I was on vacation in a rural area of Michigan, when the country elected Donald Trump to be the next president.
Due to a lack of connectivity, I was able to escape most of the hype surrounding the election and the ensuing chaos around our country.
That turned out to be very valuable!
It gave me distance and time to process the fact that Trump will be our next president without be tainted by media, social media, and other people’s opinions.
In fact, I was reading The Greats on Leadership by Jocelyn Davis (which I highly recommend!) on the Wednesday after the election and one section helped me think of Trump in a new way.
Given that our country still seems to need help coming to terms with his election, I thought I would share it here.
Frankly, during the LONG election process, I would not have labelled Trump a visionary. Sure he kept saying “Let’s make America great again!” but it sounded like political rhetoric to me, with no real meat on those bones.
Then I read the section in the book on lessons for visionaries. It said:
Wait for a desperate problem to emerge
Demonstrate exceptional resilience
Be willing to be judged a fool
Doesn’t that sound like Trump?
“People will turn to a visionary only when they are in a huge predicament for which they have tried all the standard solutions and none has worked.” Americans seem VERY tired of the same politicians and political games. We are desperate.
Gandhi said “First they ignore you, then they mock you, then they fight you, and then you win.” This describes Trump’s campaign perfectly. The fact that he persevered throughout all of it is a testament to his resilience. He proved that he could adjust his approach to suit each situation, each milestone, each set-back and keep going.
And here is the sentence from the book that changed everything for me. “History overflows with examples of leaders whom we now call inspired but who were called idiots by their contemporaries.”
Wow. “Idiot” is the exact word that I kept calling Trump whenever I heard one of his extreme views blasted all over the news. Reading that word in a book on historical perspectives on modern leadership made me take a serious pause. And then I read this:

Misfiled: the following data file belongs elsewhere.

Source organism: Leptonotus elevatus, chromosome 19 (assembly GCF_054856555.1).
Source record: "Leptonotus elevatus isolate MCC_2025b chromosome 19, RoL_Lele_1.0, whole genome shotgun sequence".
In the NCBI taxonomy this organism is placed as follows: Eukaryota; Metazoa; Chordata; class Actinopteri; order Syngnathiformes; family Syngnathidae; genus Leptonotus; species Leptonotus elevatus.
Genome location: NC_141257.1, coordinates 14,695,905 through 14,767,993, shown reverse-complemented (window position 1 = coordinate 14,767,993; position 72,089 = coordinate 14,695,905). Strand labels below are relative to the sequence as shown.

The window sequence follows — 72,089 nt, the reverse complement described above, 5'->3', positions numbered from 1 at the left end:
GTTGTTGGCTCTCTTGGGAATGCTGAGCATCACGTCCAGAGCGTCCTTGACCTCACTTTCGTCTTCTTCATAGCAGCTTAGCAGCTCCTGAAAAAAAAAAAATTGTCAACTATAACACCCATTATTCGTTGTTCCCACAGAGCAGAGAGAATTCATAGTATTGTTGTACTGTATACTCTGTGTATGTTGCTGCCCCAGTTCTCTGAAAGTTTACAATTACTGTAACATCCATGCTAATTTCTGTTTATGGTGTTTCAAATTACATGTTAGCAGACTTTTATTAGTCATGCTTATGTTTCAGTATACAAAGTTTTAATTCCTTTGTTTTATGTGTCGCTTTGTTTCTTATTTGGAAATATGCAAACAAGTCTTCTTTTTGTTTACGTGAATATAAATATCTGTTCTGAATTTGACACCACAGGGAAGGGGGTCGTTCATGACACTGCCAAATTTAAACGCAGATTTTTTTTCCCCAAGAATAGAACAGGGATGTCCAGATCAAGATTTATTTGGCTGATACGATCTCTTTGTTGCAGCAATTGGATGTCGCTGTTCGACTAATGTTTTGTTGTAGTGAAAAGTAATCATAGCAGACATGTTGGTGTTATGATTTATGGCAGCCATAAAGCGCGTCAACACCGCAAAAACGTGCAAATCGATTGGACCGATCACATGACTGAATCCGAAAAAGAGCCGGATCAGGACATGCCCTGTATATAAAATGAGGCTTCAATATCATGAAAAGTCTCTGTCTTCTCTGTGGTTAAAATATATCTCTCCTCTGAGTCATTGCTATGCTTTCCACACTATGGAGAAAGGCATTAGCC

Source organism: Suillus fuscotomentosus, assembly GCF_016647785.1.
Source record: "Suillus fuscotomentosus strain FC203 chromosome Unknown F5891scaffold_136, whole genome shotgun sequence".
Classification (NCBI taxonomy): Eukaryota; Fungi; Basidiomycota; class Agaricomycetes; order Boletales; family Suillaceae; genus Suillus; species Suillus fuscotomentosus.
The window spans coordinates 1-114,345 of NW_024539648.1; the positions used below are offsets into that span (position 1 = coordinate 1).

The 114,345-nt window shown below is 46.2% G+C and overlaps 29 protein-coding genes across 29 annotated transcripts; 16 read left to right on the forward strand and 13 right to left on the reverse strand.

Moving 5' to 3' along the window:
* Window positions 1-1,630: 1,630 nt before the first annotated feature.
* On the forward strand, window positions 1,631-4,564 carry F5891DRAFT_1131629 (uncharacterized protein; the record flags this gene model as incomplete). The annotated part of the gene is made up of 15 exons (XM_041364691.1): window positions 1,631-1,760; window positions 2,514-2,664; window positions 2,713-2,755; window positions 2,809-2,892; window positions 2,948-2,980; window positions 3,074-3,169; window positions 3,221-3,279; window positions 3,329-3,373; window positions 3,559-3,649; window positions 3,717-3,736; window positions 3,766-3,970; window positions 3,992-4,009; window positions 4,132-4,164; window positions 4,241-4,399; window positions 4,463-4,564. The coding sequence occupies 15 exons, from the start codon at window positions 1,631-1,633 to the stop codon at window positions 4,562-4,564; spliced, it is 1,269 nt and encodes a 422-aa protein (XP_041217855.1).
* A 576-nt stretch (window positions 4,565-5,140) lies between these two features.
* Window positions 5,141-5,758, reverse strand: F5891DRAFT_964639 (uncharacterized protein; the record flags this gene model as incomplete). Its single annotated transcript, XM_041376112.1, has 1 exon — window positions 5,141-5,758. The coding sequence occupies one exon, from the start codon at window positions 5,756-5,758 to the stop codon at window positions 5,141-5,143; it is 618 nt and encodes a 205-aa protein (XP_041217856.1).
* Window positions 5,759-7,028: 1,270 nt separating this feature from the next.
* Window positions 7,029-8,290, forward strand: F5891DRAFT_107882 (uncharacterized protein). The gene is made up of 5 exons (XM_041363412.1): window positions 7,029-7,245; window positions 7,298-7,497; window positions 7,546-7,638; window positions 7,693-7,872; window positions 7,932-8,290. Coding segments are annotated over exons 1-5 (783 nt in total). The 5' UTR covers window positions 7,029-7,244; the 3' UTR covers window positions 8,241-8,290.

“It seems we cannot tell the difference between genius and folly without benefit of history’s scorecard, which means that even true geniuses are, in their day, just as likely to be mocked as admired, and that vindication for your vision may come only in the distant future, if it ever comes at all.”
Maybe we Americans owe President-Elect Trump the benefit of the doubt. The irrefutable fact is that he WILL be our 45th president. No amount of demonstrations or violence is going to change that. So maybe we have to change our response. Exercise our “response ability” as I blogged about last week.
If you hear a person say one thing, but then do another, what do you believe? It’s an evolutionary trait to believe the action, not the words.
We’ve heard a lot of words from Trump.
I, for one, am going to let go of my former opinions of him and form new ones based on his actions now that he is elected. I’m going to let history’s scorecard label him a genius…or not.
What do you think? It was a very divisive election, can Trump’s vision for America unite us under his presidency?
Leaving you with this from the lighter side: Ban shredded cheese! Make America Grate Again!